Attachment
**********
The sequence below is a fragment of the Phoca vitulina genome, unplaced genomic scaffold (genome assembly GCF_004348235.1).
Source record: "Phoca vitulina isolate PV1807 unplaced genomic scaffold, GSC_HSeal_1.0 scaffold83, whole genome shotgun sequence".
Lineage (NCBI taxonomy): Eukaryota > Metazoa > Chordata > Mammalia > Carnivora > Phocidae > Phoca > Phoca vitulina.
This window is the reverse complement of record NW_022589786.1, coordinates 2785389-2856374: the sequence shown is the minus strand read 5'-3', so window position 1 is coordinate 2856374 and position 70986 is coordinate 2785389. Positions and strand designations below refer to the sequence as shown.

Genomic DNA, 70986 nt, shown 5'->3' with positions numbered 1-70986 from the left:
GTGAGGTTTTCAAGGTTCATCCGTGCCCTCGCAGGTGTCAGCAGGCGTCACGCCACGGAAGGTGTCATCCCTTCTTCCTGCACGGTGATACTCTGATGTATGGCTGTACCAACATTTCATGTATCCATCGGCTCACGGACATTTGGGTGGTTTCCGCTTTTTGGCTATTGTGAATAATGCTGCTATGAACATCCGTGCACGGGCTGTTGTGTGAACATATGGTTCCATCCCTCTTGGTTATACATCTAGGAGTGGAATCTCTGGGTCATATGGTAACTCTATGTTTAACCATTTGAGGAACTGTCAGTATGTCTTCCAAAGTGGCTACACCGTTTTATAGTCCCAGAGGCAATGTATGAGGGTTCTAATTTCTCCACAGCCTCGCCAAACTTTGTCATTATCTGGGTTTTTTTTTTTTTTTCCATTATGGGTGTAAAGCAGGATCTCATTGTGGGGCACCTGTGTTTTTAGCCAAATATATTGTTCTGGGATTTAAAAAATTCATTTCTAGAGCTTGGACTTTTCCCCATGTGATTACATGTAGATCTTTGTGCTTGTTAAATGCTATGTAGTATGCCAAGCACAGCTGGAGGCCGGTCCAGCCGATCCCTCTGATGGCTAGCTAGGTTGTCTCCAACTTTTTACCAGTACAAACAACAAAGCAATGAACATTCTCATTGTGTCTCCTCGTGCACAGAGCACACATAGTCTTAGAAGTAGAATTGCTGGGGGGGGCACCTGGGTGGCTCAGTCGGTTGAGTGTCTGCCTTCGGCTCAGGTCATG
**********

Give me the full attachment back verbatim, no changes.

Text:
The sequence below is a fragment of the Phoca vitulina genome, unplaced genomic scaffold (genome assembly GCF_004348235.1).
Source record: "Phoca vitulina isolate PV1807 unplaced genomic scaffold, GSC_HSeal_1.0 scaffold83, whole genome shotgun sequence".
Lineage (NCBI taxonomy): Eukaryota > Metazoa > Chordata > Mammalia > Carnivora > Phocidae > Phoca > Phoca vitulina.
This window is the reverse complement of record NW_022589786.1, coordinates 2785389-2856374: the sequence shown is the minus strand read 5'-3', so window position 1 is coordinate 2856374 and position 70986 is coordinate 2785389. Positions and strand designations below refer to the sequence as shown.

Genomic DNA, 70986 nt, shown 5'->3' with positions numbered 1-70986 from the left:
GTGAGGTTTTCAAGGTTCATCCGTGCCCTCGCAGGTGTCAGCAGGCGTCACGCCACGGAAGGTGTCATCCCTTCTTCCTGCACGGTGATACTCTGATGTATGGCTGTACCAACATTTCATGTATCCATCGGCTCACGGACATTTGGGTGGTTTCCGCTTTTTGGCTATTGTGAATAATGCTGCTATGAACATCCGTGCACGGGCTGTTGTGTGAACATATGGTTCCATCCCTCTTGGTTATACATCTAGGAGTGGAATCTCTGGGTCATATGGTAACTCTATGTTTAACCATTTGAGGAACTGTCAGTATGTCTTCCAAAGTGGCTACACCGTTTTATAGTCCCAGAGGCAATGTATGAGGGTTCTAATTTCTCCACAGCCTCGCCAAACTTTGTCATTATCTGGGTTTTTTTTTTTTTTTCCATTATGGGTGTAAAGCAGGATCTCATTGTGGGGCACCTGTGTTTTTAGCCAAATATATTGTTCTGGGATTTAAAAAATTCATTTCTAGAGCTTGGACTTTTCCCCATGTGATTACATGTAGATCTTTGTGCTTGTTAAATGCTATGTAGTATGCCAAGCACAGCTGGAGGCCGGTCCAGCCGATCCCTCTGATGGCTAGCTAGGTTGTCTCCAACTTTTTACCAGTACAAACAACAAAGCAATGAACATTCTCATTGTGTCTCCTCGTGCACAGAGCACACATAGTCTTAGAAGTAGAATTGCTGGGGGGGGCACCTGGGTGGCTCAGTCGGTTGAGTGTCTGCCTTCGGCTCAGGTCATG